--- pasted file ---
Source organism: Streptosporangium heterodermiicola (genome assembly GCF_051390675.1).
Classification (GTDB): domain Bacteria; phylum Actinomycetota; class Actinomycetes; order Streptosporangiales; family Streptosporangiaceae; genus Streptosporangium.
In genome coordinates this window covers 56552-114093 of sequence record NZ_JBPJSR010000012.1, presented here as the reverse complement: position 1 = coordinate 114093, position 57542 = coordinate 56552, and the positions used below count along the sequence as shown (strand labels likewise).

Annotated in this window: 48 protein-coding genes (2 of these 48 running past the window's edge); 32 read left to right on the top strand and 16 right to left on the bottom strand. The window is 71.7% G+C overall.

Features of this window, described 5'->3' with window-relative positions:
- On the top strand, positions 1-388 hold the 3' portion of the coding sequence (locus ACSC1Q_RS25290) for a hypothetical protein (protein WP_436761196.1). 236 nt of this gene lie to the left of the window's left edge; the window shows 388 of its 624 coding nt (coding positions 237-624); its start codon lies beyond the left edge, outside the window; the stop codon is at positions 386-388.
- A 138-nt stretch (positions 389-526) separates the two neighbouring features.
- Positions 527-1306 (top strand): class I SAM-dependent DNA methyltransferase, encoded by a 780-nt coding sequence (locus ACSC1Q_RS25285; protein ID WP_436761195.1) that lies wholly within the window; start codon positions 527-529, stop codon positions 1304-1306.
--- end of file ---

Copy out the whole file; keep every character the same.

Source organism: Streptosporangium heterodermiicola (genome assembly GCF_051390675.1).
Classification (GTDB): domain Bacteria; phylum Actinomycetota; class Actinomycetes; order Streptosporangiales; family Streptosporangiaceae; genus Streptosporangium.
In genome coordinates this window covers 56552-114093 of sequence record NZ_JBPJSR010000012.1, presented here as the reverse complement: position 1 = coordinate 114093, position 57542 = coordinate 56552, and the positions used below count along the sequence as shown (strand labels likewise).

Annotated in this window: 48 protein-coding genes (2 of these 48 running past the window's edge); 32 read left to right on the top strand and 16 right to left on the bottom strand. The window is 71.7% G+C overall.

Features of this window, described 5'->3' with window-relative positions:
- On the top strand, positions 1-388 hold the 3' portion of the coding sequence (locus ACSC1Q_RS25290) for a hypothetical protein (protein WP_436761196.1). 236 nt of this gene lie to the left of the window's left edge; the window shows 388 of its 624 coding nt (coding positions 237-624); its start codon lies beyond the left edge, outside the window; the stop codon is at positions 386-388.
- A 138-nt stretch (positions 389-526) separates the two neighbouring features.
- Positions 527-1306 (top strand): class I SAM-dependent DNA methyltransferase, encoded by a 780-nt coding sequence (locus ACSC1Q_RS25285; protein ID WP_436761195.1) that lies wholly within the window; start codon positions 527-529, stop codon positions 1304-1306.